03 April 2017 Extraordinary

Aditya Puri, HDFC Bank

Puri joined HDFC Bank as a founding member and an MD in 1994. He has taken it to being the third most valuable company on the stock exchange.
Aditya Puri, HDFC Bank
Photograph by Soumik Kar
Aditya Puri, HDFC Bank
outlookindia.com
2017-03-25T11:17:54+0530
  • Puri, India’s highest paid Bank CEO, had a salary of Rs 9.37cr (in 2015-16)

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Delicious ironies. The banker whose very credo is deploying technology is himself famous for not using a cellphone or a computer at his worktable! Yet, he’s the longest serving CEO of an Indian bank, and also the highest paid bank chief in the country—in 2015-16, he earned a salary of Rs 9.37 crore, an increase of 31 per cent from the previous year. Nothing else about Aditya Puri is particularly Luddite either. “Be like Netflix” is his latest mantra. He wants his user platform to be as simple as Netflix, the service delivery as frictionless and short as possible. For customers who have a demat account at HDFC, it takes only 10 seconds to provide a loan.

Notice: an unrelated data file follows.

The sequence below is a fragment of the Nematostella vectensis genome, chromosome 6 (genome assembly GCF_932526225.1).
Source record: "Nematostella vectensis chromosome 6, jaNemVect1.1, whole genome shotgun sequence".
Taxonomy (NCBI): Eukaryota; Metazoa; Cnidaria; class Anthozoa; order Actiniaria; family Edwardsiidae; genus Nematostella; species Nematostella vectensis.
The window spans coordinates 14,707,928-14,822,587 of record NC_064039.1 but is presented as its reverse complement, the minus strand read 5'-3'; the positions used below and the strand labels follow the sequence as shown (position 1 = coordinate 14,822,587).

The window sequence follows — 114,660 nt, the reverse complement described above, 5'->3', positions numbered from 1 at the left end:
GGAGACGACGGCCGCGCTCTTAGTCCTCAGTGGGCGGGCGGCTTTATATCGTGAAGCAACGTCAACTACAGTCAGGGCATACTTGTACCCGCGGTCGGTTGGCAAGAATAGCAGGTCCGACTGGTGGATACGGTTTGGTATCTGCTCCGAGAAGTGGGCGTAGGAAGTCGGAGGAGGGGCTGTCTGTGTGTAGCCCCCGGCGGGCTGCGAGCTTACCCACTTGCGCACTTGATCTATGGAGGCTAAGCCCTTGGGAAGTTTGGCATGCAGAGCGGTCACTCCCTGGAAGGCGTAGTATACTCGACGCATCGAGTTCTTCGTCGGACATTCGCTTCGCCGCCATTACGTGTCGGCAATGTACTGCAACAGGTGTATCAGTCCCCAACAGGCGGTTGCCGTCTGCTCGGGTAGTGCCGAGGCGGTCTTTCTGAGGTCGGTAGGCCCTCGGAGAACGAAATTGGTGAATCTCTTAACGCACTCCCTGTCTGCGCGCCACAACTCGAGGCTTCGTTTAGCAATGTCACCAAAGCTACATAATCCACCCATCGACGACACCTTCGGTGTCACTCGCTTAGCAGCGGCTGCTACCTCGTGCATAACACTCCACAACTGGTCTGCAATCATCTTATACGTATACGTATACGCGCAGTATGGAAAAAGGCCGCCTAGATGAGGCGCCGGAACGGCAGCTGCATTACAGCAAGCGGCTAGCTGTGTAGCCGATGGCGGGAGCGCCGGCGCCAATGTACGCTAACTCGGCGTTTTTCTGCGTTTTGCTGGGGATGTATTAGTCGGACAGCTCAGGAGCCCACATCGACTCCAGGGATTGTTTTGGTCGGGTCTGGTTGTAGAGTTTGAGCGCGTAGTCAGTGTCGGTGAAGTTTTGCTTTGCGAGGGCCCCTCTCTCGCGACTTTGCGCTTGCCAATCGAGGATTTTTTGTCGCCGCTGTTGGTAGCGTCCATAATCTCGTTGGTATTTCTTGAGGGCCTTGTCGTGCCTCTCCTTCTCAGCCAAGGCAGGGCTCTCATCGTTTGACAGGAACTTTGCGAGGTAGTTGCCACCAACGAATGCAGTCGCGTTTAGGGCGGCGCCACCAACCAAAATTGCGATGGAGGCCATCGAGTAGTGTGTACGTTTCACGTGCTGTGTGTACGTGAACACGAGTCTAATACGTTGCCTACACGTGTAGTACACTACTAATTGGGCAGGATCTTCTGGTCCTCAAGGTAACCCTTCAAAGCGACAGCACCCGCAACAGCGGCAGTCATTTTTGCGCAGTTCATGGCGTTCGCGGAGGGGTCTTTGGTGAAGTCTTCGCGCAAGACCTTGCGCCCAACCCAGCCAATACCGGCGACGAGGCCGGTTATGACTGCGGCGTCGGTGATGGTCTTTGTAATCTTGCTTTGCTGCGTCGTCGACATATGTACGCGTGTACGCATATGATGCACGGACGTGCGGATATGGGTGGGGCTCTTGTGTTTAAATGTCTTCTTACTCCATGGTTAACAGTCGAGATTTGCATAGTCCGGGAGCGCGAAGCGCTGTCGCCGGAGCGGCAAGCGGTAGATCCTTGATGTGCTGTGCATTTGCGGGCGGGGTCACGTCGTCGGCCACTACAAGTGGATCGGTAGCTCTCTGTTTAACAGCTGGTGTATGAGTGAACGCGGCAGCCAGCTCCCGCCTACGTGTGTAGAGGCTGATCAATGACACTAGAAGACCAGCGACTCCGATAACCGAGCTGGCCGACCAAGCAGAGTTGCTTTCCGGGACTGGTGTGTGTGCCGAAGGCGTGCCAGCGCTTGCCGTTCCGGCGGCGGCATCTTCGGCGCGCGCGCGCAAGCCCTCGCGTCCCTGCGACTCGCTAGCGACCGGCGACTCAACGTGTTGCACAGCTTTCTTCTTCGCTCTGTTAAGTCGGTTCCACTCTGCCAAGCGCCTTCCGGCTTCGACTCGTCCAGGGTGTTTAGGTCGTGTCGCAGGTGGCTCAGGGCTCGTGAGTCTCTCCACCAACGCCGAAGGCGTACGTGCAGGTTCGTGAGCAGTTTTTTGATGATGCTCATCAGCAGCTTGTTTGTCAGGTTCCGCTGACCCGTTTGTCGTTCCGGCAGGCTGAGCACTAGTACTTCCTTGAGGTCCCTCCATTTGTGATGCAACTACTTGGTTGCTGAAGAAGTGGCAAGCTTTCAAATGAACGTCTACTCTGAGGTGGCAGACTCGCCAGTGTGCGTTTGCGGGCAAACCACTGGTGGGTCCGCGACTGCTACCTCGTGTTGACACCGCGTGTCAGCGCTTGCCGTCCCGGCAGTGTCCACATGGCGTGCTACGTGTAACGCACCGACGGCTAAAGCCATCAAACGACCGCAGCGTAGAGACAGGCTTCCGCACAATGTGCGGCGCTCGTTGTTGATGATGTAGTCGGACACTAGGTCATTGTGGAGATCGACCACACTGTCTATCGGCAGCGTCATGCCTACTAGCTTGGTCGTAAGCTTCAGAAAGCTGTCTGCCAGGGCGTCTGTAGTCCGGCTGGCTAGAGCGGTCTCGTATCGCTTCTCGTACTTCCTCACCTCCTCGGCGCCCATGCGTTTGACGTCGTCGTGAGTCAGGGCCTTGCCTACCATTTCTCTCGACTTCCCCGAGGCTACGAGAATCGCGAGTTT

A BCom from Panjab University and a CA, banking came to Puri as a means to live in an air-conditioned apartment with batchmates on posh Carmichael Road in Mumbai, with a butler and cook on call. A report in Live Mint quotes him: “What the hell am I doing living as a paying guest in Colaba, surviving on a toast and half a cup of tea in the morning, and catching a train to Kandivli every day?” Thinking banking could not be too different from accounting, he asked a cousin to arrange for an interview at Citibank. Now, 40 years later, the resume seems filled with action. After rising to CEO at Citi, he joined HDFC bank as a founding member and MD in 1994, and has taken it to being the third most valuable company on the bourses. In an interview with Boomlive.com, he admits the bank has been slow compared to Fintech players like Paytm, but is moving to an API platform that enables them to customise products, instead of old hard-wired solutions. “He’s a great believer in doing simple things and knows well what a bank doesn’t do is more important that what it does. HDFC Bank doesn’t rush to become a pioneer; it learns from others’ mistakes,” says Mint consulting editor Tamal Bandyopadhyay.

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